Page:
Several people who spoke during public comment were concerned by the high number of bites on black men, relative to other races.
Kali Blount said of police officers, “You guys want to see somebody chewed up. We’ve got to face what we’re seeing.”
“We have 12 people that were mauled by police dogs in 2022… 12 black people, we make up 20% of the population. In order to account for us in the population, 46 white people would need to be mauled by police officers [to make it] not racist. It’s disgusting.” – Chanae Jackson
Mayor Poe gaveled the meeting into a recess after Chanae Jackson refused to relinquish the podium when her three minutes were up. Prior to being cut off, she said she was angry and frustrated: “What the officers did by filling up this gallery was purposeful; it’s the stuff they do all the time to minimize our voice… The people who got up tonight and spoke are the experts, not because we’re the experts in the community, because we’re actually the experts who do the work and do the research they all refuse to do… For somebody to give a presentation about a police dog that was killed in 1986, we have 12 people that were mauled by police dogs in 2022… 12 black people, we make up 20% of the population. In order to account for us in the population, 46 white people would need to be mauled by police officers [to make it] not racist. It’s disgusting.”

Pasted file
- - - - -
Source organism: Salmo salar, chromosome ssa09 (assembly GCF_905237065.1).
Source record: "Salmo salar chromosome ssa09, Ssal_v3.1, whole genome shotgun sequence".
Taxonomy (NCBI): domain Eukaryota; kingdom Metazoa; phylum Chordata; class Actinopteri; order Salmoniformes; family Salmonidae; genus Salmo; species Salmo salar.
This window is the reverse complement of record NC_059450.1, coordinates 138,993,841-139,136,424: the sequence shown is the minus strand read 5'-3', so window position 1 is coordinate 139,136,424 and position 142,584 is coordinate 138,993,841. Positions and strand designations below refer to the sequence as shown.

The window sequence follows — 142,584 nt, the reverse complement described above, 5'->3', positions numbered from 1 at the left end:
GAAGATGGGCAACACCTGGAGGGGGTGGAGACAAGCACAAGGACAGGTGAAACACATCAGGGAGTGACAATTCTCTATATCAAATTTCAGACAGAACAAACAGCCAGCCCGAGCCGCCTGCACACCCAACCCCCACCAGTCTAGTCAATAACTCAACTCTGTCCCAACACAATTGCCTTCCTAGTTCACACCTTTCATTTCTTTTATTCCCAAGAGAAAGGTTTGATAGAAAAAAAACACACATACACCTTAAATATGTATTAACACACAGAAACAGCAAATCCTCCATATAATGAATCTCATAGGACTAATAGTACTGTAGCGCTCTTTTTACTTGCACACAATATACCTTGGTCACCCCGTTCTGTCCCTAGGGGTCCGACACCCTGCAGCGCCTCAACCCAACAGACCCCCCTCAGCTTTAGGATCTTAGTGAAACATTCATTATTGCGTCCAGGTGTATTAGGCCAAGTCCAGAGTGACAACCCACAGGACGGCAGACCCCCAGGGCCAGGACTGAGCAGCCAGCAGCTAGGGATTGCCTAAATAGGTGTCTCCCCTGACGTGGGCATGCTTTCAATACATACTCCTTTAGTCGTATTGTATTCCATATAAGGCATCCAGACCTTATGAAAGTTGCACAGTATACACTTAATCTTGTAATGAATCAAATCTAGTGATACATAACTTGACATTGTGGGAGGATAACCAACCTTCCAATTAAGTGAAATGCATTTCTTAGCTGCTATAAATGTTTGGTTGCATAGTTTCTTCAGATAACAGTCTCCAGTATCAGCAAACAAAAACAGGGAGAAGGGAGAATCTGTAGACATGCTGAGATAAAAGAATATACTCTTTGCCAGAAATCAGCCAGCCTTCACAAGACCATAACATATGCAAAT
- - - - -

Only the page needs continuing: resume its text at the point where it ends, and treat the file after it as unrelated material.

“I hear the horrible things that you think we are, and we understand that, but I can promise you one thing: when you call 911, your police department will still show up, and we will still be professional, and we will still protect you, as we always have.” – Tristan Grunder
Tristan Grunder, President of the Fraternal Order of Police, said the union understands the concerns and also what the people have been saying about police. “I hear the horrible things that you think we are, and we understand that, but I can promise you one thing: when you call 911, your police department will still show up, and we will still be professional, and we will still protect you, as we always have.”